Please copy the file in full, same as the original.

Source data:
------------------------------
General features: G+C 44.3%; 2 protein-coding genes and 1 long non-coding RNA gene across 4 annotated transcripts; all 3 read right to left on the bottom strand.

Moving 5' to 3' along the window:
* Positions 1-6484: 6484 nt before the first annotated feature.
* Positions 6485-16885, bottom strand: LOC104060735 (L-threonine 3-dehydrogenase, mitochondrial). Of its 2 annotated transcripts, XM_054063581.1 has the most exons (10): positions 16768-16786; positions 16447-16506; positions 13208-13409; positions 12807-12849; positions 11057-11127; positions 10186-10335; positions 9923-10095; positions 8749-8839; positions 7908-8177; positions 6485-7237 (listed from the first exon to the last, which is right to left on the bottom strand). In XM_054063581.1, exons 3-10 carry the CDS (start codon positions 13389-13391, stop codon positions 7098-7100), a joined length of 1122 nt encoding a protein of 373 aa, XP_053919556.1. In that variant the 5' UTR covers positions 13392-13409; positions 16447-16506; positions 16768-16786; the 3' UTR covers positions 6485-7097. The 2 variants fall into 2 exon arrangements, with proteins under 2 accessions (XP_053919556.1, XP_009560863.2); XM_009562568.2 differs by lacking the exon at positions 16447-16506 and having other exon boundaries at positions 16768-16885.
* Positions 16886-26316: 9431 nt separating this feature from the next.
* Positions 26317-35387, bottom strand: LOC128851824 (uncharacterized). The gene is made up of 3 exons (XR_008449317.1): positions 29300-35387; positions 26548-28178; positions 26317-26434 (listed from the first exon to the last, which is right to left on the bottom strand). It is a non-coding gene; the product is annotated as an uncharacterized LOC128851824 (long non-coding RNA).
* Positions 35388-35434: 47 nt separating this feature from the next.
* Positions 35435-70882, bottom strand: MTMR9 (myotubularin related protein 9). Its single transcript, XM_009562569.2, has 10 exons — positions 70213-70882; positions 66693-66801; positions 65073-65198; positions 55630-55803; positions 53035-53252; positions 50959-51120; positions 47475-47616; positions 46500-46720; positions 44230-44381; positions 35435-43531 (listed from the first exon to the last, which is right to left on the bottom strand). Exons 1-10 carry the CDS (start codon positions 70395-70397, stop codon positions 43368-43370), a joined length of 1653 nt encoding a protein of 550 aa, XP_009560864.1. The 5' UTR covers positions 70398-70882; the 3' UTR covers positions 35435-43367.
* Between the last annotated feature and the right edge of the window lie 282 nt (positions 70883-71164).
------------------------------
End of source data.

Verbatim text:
General features: G+C 44.3%; 2 protein-coding genes and 1 long non-coding RNA gene across 4 annotated transcripts; all 3 read right to left on the bottom strand.

Moving 5' to 3' along the window:
* Positions 1-6484: 6484 nt before the first annotated feature.
* Positions 6485-16885, bottom strand: LOC104060735 (L-threonine 3-dehydrogenase, mitochondrial). Of its 2 annotated transcripts, XM_054063581.1 has the most exons (10): positions 16768-16786; positions 16447-16506; positions 13208-13409; positions 12807-12849; positions 11057-11127; positions 10186-10335; positions 9923-10095; positions 8749-8839; positions 7908-8177; positions 6485-7237 (listed from the first exon to the last, which is right to left on the bottom strand). In XM_054063581.1, exons 3-10 carry the CDS (start codon positions 13389-13391, stop codon positions 7098-7100), a joined length of 1122 nt encoding a protein of 373 aa, XP_053919556.1. In that variant the 5' UTR covers positions 13392-13409; positions 16447-16506; positions 16768-16786; the 3' UTR covers positions 6485-7097. The 2 variants fall into 2 exon arrangements, with proteins under 2 accessions (XP_053919556.1, XP_009560863.2); XM_009562568.2 differs by lacking the exon at positions 16447-16506 and having other exon boundaries at positions 16768-16885.
* Positions 16886-26316: 9431 nt separating this feature from the next.
* Positions 26317-35387, bottom strand: LOC128851824 (uncharacterized). The gene is made up of 3 exons (XR_008449317.1): positions 29300-35387; positions 26548-28178; positions 26317-26434 (listed from the first exon to the last, which is right to left on the bottom strand). It is a non-coding gene; the product is annotated as an uncharacterized LOC128851824 (long non-coding RNA).
* Positions 35388-35434: 47 nt separating this feature from the next.
* Positions 35435-70882, bottom strand: MTMR9 (myotubularin related protein 9). Its single transcript, XM_009562569.2, has 10 exons — positions 70213-70882; positions 66693-66801; positions 65073-65198; positions 55630-55803; positions 53035-53252; positions 50959-51120; positions 47475-47616; positions 46500-46720; positions 44230-44381; positions 35435-43531 (listed from the first exon to the last, which is right to left on the bottom strand). Exons 1-10 carry the CDS (start codon positions 70395-70397, stop codon positions 43368-43370), a joined length of 1653 nt encoding a protein of 550 aa, XP_009560864.1. The 5' UTR covers positions 70398-70882; the 3' UTR covers positions 35435-43367.
* Between the last annotated feature and the right edge of the window lie 282 nt (positions 70883-71164).